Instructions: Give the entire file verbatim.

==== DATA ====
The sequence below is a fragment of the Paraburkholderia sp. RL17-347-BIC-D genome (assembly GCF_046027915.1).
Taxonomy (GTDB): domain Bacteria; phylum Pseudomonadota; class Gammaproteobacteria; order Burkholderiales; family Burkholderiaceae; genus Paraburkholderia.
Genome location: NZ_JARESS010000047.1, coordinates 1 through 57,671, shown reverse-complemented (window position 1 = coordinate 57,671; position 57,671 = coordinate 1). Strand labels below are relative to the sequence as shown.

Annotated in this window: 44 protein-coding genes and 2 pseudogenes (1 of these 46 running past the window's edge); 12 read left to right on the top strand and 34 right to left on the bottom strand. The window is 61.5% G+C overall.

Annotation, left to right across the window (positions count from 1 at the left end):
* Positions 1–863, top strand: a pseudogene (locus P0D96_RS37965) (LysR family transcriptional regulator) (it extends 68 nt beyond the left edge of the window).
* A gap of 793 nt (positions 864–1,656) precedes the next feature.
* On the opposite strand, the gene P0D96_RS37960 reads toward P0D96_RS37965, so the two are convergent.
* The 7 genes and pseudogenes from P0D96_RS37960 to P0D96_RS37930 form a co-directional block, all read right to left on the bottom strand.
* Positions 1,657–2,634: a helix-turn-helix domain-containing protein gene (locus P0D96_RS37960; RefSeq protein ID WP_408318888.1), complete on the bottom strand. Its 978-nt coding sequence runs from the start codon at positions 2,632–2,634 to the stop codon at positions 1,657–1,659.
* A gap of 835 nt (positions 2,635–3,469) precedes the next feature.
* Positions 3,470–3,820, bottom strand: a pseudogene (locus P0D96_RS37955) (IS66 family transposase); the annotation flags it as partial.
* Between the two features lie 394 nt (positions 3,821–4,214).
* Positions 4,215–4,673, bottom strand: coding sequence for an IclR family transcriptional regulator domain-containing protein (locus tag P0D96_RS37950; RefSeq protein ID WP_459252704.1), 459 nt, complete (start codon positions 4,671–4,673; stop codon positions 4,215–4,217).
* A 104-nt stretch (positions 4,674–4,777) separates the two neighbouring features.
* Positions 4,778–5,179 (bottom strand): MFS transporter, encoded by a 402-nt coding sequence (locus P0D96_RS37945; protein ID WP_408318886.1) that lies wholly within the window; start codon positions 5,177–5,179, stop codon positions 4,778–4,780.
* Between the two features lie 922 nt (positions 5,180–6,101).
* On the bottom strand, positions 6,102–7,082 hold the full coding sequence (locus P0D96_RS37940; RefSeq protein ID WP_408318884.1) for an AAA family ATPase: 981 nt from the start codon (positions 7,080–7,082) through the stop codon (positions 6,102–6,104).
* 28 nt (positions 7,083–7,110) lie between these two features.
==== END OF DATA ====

The sequence below is a fragment of the Paraburkholderia sp. RL17-347-BIC-D genome (assembly GCF_046027915.1).
Taxonomy (GTDB): domain Bacteria; phylum Pseudomonadota; class Gammaproteobacteria; order Burkholderiales; family Burkholderiaceae; genus Paraburkholderia.
Genome location: NZ_JARESS010000047.1, coordinates 1 through 57,671, shown reverse-complemented (window position 1 = coordinate 57,671; position 57,671 = coordinate 1). Strand labels below are relative to the sequence as shown.

Annotated in this window: 44 protein-coding genes and 2 pseudogenes (1 of these 46 running past the window's edge); 12 read left to right on the top strand and 34 right to left on the bottom strand. The window is 61.5% G+C overall.

Annotation, left to right across the window (positions count from 1 at the left end):
* Positions 1–863, top strand: a pseudogene (locus P0D96_RS37965) (LysR family transcriptional regulator) (it extends 68 nt beyond the left edge of the window).
* A gap of 793 nt (positions 864–1,656) precedes the next feature.
* On the opposite strand, the gene P0D96_RS37960 reads toward P0D96_RS37965, so the two are convergent.
* The 7 genes and pseudogenes from P0D96_RS37960 to P0D96_RS37930 form a co-directional block, all read right to left on the bottom strand.
* Positions 1,657–2,634: a helix-turn-helix domain-containing protein gene (locus P0D96_RS37960; RefSeq protein ID WP_408318888.1), complete on the bottom strand. Its 978-nt coding sequence runs from the start codon at positions 2,632–2,634 to the stop codon at positions 1,657–1,659.
* A gap of 835 nt (positions 2,635–3,469) precedes the next feature.
* Positions 3,470–3,820, bottom strand: a pseudogene (locus P0D96_RS37955) (IS66 family transposase); the annotation flags it as partial.
* Between the two features lie 394 nt (positions 3,821–4,214).
* Positions 4,215–4,673, bottom strand: coding sequence for an IclR family transcriptional regulator domain-containing protein (locus tag P0D96_RS37950; RefSeq protein ID WP_459252704.1), 459 nt, complete (start codon positions 4,671–4,673; stop codon positions 4,215–4,217).
* A 104-nt stretch (positions 4,674–4,777) separates the two neighbouring features.
* Positions 4,778–5,179 (bottom strand): MFS transporter, encoded by a 402-nt coding sequence (locus P0D96_RS37945; protein ID WP_408318886.1) that lies wholly within the window; start codon positions 5,177–5,179, stop codon positions 4,778–4,780.
* Between the two features lie 922 nt (positions 5,180–6,101).
* On the bottom strand, positions 6,102–7,082 hold the full coding sequence (locus P0D96_RS37940; RefSeq protein ID WP_408318884.1) for an AAA family ATPase: 981 nt from the start codon (positions 7,080–7,082) through the stop codon (positions 6,102–6,104).
* 28 nt (positions 7,083–7,110) lie between these two features.